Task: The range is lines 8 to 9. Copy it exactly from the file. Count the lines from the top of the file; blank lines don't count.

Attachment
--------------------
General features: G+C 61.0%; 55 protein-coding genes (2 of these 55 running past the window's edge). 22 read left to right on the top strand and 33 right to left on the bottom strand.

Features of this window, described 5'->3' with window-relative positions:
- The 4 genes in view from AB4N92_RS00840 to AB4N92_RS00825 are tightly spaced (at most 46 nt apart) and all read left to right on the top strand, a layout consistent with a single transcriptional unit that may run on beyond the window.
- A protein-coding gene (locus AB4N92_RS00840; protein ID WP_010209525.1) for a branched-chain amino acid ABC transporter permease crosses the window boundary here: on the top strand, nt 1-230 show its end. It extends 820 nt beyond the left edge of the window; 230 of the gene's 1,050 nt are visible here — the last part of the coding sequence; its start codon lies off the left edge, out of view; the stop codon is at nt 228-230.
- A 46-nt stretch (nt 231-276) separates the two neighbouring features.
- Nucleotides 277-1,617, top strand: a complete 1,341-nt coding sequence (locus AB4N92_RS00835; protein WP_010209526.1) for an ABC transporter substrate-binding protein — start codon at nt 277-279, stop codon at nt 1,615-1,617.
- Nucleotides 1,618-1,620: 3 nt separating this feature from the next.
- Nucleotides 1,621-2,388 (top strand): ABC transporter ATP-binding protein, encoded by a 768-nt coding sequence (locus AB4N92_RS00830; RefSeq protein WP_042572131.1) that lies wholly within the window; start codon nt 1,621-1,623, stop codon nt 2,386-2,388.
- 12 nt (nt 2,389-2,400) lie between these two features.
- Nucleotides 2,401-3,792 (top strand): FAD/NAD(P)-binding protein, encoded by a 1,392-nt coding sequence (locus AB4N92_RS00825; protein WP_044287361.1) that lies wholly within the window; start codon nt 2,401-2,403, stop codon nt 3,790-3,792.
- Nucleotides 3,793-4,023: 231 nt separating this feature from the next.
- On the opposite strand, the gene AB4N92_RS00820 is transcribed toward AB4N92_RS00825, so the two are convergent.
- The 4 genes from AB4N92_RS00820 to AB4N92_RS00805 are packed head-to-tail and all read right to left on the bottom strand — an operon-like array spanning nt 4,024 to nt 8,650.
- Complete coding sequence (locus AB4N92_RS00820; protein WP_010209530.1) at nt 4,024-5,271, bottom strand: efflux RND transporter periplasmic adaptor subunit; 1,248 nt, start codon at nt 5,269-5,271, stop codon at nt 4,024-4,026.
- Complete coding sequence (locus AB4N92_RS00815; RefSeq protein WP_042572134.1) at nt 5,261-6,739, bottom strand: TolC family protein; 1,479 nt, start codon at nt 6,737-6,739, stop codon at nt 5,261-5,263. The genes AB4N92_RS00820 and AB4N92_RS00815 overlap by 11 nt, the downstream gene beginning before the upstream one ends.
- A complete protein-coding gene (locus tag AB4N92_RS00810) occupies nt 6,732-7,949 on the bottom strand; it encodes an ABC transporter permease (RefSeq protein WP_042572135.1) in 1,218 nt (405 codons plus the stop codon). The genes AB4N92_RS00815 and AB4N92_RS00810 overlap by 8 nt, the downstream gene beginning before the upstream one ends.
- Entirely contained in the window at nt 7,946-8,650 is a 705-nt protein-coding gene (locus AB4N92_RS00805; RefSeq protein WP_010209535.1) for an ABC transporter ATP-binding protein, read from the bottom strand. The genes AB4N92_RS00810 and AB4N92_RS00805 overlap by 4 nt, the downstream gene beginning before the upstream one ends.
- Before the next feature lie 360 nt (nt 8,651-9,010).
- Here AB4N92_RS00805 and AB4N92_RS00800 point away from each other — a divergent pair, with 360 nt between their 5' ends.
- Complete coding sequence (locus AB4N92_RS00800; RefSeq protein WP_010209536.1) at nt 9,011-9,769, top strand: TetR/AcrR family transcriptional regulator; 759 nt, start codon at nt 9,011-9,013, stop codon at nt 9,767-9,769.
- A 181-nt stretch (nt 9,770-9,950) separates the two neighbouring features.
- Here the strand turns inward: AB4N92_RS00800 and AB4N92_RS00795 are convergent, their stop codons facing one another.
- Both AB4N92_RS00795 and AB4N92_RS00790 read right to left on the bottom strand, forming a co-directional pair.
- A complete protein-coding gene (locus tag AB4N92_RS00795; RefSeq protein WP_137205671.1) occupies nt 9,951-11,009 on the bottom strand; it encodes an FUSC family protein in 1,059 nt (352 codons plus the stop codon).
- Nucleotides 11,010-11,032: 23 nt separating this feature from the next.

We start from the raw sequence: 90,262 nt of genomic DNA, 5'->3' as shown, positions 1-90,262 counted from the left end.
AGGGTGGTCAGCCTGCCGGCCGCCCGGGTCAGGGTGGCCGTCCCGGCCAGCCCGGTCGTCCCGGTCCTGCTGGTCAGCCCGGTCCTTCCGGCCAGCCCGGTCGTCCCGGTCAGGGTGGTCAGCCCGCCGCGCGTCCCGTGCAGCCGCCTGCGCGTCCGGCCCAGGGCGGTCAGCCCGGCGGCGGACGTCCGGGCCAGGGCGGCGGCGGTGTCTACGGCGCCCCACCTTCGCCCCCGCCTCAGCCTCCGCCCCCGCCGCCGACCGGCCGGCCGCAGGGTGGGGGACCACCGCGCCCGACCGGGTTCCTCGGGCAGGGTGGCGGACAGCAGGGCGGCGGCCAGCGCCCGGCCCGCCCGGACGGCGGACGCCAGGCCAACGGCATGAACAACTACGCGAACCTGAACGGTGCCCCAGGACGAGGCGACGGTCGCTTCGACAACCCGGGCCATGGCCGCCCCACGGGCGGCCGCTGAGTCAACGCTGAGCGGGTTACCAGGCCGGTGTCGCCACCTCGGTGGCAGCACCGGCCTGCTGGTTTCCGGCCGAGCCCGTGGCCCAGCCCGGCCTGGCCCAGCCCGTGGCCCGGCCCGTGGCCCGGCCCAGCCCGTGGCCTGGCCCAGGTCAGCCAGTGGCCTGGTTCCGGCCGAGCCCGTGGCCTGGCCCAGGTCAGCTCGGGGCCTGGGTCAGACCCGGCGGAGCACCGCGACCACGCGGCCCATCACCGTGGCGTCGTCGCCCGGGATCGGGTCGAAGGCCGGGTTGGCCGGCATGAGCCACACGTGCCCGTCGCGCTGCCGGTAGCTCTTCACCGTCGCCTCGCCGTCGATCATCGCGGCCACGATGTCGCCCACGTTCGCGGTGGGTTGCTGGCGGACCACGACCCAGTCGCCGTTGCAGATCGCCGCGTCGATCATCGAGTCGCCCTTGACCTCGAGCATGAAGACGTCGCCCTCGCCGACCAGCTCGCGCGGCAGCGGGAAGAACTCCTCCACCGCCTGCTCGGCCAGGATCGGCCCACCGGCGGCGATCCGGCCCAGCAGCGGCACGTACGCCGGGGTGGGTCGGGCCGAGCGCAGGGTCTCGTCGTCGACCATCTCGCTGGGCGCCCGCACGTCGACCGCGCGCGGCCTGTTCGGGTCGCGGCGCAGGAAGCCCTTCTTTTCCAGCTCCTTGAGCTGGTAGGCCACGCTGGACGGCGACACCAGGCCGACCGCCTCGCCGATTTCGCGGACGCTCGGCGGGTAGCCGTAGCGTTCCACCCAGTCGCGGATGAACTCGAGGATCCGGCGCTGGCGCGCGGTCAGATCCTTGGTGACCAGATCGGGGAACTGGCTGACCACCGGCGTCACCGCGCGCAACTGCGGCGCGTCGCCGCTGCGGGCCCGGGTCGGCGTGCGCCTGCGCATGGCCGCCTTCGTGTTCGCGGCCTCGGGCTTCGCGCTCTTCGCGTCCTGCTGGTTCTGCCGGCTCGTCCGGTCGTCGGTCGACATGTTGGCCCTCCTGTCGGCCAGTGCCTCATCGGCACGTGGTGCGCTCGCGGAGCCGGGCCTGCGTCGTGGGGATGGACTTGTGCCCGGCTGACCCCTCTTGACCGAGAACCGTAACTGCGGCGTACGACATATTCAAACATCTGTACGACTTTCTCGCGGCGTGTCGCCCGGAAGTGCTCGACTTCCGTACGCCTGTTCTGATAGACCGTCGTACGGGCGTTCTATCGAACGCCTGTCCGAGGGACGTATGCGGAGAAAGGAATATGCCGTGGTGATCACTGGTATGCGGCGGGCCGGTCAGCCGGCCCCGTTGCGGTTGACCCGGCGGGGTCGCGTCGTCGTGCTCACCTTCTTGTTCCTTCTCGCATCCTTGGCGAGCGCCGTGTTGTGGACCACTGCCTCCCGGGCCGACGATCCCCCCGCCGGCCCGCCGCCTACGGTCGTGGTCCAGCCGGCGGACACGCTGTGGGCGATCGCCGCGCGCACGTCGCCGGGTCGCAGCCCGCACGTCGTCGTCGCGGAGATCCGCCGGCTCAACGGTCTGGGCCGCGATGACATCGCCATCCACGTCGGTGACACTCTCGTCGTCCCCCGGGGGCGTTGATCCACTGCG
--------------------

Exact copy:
- Nucleotides 1,621-2,388 (top strand): ABC transporter ATP-binding protein, encoded by a 768-nt coding sequence (locus AB4N92_RS00830; RefSeq protein WP_042572131.1) that lies wholly within the window; start codon nt 1,621-1,623, stop codon nt 2,386-2,388.
- 12 nt (nt 2,389-2,400) lie between these two features.